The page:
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Sustainable Home Remodeling Series – Intro

July 24, 2009 1 comment

3000 Phoenix Exterior 2003Is it possible to make a 1970 split level house cool by today’s standards?  Lara and I are foolish enough to try, with a green twist.  After all, doing so puts the walk in two things that we’re doing a lot of talking about – 1) that eco-friendly remodeling of an existing home is a relatively low-impact way to create a green dream home, and 2) that greenlording with a green exit strategy can be a smart approach to real estate investment.

We’ve just moved into the 4 bedroom, 2 bath 1900 square foot home pictured above.  We bought it in 2003 from the original owners as an investment property.  It is quite dated, and a bit tenant-worn after six years as a rental, but it has as they say “great bones”.  And the yard has mature peach, cherry and plum trees, as well as grape vines.  To put all of this fruit to good use, we’ll be calling on our friends Jana and Steve and their wine-making talents for payback for the cork floor labor they got out of me earlier this year :). 

There’s not much about this place that doesn’t need updating – nope, it’s all as dated as this kitchen.  So we’ll have lots of eco-friendly home projects to blog about in this series.  3000 Phoenix Kitchen 2003

Here is a sampling of the projects we have on deck…

  • new bamboo cabinets in the kitchen and vanities in the bathrooms.
  • replacing worn carpet with rapidly renewable flooring throughout.
  • sourcing and installing the most eco-friendly concrete countertops we’ve heard of to date.
  • re-painting the entire inside of the house with low or no VOC paint.
  • energy efficiency improvements guided by a professional energy audit.
  • a sprinkler system audit and corresponding xeriscaping to reduce lawn watering requirements.
  • installing water-conserving fixtures throughout.

We hope you’ll grab our feed, follow along and maybe even learn a bit from our experiences, if not our mistakes!

Oh, one last thought about the timing of things.  We’ll be completing and blogging about these green remodeling projects as quickly as our day jobs permit, but we may take a slower road toward our green exit of this home than originally anticipated.  We’re confident it is going to be a pretty cool and comfortable greened-up home to live in.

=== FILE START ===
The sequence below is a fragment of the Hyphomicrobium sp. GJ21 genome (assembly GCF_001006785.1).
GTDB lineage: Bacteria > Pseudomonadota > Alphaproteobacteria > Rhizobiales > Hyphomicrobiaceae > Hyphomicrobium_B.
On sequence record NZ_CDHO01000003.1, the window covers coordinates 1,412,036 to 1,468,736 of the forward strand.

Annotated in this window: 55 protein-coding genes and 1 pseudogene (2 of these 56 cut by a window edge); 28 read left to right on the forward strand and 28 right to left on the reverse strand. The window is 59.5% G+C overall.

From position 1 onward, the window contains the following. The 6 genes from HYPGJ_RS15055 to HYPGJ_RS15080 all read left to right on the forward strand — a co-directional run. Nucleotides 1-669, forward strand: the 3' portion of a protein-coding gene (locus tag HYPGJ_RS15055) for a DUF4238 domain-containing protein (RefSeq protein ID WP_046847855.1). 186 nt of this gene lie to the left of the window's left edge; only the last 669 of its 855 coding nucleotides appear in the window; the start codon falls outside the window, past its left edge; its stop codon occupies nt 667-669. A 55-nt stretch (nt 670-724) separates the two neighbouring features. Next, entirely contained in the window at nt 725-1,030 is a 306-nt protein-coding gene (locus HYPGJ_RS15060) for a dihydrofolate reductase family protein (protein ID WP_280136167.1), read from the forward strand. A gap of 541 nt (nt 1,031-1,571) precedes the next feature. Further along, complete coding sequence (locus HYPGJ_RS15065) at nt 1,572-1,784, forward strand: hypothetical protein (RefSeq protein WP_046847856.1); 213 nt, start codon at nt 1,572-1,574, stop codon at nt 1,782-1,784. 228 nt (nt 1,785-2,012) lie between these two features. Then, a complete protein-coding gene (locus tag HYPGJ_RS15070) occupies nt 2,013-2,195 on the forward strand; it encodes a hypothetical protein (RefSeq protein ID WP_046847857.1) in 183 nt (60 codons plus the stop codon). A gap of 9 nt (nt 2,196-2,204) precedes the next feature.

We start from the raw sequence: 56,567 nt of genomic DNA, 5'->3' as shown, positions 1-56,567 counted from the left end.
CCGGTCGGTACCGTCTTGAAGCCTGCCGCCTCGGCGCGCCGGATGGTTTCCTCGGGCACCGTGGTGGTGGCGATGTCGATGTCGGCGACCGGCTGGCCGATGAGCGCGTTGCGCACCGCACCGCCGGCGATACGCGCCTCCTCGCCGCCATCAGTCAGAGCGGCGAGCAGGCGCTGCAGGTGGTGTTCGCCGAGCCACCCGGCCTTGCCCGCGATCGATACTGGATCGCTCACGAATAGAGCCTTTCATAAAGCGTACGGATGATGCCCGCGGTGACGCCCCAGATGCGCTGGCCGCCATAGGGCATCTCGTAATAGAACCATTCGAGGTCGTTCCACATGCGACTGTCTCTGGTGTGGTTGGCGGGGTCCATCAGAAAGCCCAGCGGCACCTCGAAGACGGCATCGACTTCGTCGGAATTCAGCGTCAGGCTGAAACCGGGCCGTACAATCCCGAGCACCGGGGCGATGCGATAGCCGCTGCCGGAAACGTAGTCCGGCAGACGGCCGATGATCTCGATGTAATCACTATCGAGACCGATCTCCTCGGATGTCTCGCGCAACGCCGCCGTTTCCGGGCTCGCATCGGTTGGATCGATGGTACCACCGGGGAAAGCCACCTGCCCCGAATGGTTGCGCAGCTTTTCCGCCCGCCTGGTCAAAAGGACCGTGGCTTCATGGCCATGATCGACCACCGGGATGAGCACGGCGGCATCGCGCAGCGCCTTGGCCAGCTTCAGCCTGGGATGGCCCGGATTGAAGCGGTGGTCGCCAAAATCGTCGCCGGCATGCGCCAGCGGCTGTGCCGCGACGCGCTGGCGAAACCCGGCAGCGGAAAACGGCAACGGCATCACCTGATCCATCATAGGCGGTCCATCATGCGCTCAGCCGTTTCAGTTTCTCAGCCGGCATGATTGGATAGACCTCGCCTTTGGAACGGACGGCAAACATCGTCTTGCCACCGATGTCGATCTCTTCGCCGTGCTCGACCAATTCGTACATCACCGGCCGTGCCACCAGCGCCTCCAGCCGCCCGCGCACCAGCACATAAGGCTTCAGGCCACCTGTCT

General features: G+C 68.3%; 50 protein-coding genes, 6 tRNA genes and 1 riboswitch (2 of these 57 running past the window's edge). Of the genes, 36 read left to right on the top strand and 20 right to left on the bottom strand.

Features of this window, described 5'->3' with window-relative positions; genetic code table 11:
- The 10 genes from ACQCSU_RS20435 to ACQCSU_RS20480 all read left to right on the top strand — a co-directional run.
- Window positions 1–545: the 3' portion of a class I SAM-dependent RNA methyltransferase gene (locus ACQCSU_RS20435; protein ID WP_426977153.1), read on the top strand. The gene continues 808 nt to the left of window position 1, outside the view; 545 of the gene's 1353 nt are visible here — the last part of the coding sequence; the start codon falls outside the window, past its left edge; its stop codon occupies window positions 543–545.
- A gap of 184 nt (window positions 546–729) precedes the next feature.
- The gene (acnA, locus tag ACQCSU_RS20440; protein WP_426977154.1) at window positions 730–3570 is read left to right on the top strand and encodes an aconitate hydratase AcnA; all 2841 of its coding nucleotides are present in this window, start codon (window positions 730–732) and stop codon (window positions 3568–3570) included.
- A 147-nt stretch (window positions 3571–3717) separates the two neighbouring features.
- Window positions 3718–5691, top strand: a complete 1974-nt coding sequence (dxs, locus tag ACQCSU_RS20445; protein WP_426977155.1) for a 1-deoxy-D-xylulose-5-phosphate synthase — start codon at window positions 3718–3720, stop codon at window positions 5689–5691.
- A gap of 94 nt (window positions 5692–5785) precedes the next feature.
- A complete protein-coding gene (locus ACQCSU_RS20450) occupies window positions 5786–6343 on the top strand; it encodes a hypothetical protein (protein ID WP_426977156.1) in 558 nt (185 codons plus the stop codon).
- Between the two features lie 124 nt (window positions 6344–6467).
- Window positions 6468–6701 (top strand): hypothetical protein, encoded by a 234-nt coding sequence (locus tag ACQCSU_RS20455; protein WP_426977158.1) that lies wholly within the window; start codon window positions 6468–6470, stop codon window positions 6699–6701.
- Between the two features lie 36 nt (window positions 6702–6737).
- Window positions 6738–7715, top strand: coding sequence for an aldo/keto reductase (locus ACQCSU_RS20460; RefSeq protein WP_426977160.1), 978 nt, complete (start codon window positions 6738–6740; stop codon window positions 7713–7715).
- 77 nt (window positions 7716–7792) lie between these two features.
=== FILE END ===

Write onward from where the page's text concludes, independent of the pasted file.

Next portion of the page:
Eco Friendly Homes…A Smart, Green Investment Strategy

June 15, 2009 1 comment

HPIM0898Let’s face it, there aren’t many places you can invest your money these days with confidence.  And residential real estate has got to be one of the worst investment choices, right?  Well, that depends.  It depends on…yup…location, location, location and strategy, strategy, strategy. 

Ft. Collins is one of those locations that has weathered the residential real estate storm quite well.  And it’s future appears bright enough to warrant wearing shades.  Read why U.S. News picked Ft. Collins, and neighboring city Loveland, last week as one of The Top 10 Housing Markets for the Next 10 Years.  Also, check out the many other lists that put Ft. Collins at or near the top, all of which point to a strong future for home value appreciation in the area.

In 2003, Dave and I purchased three residential investment properties in Ft. Collins.  With vacancy rates  in the 4% range, we have been able to keep these rental properties occupied with excellent tenants, while earning strong positive cash flow.  Comparables and ZestimatesTM would indicate that these properties have gained about 10% in value since we purchased them.  Ten percent over 6 years is nothing to write home about, until you consider that home prices at the national level are down 32 percent since 2006!

The Green Exit strategy that we wrote about a couple of months ago in our post on Greenlording leaves us confident that we will beat market comparables when we go to sell these properties down the road.  To summarize that strategy, we re-invest our positive cash flow into eco friendly improvements to our rental properties, which will ultimately allow us to deliver sustainably updated homes for sale to an increasingly green-minded market of home buyers.  Oh, and we get more conscientious tenants and higher rents along the way too.

We feel very fortunate that we’ve found a way to invest that is built on our hobby of renovating mid-century homes, our passion for the environment and the mission behind Destination Green.   Interest rates and vacancy rates in Ft. Collins are relatively low, creating a great opportunity to purchase rental properties that offer positive cash flow and are poised to appreciate nicely over the next decade.  We hope you’ll join the journey, and would be honored to be your guide.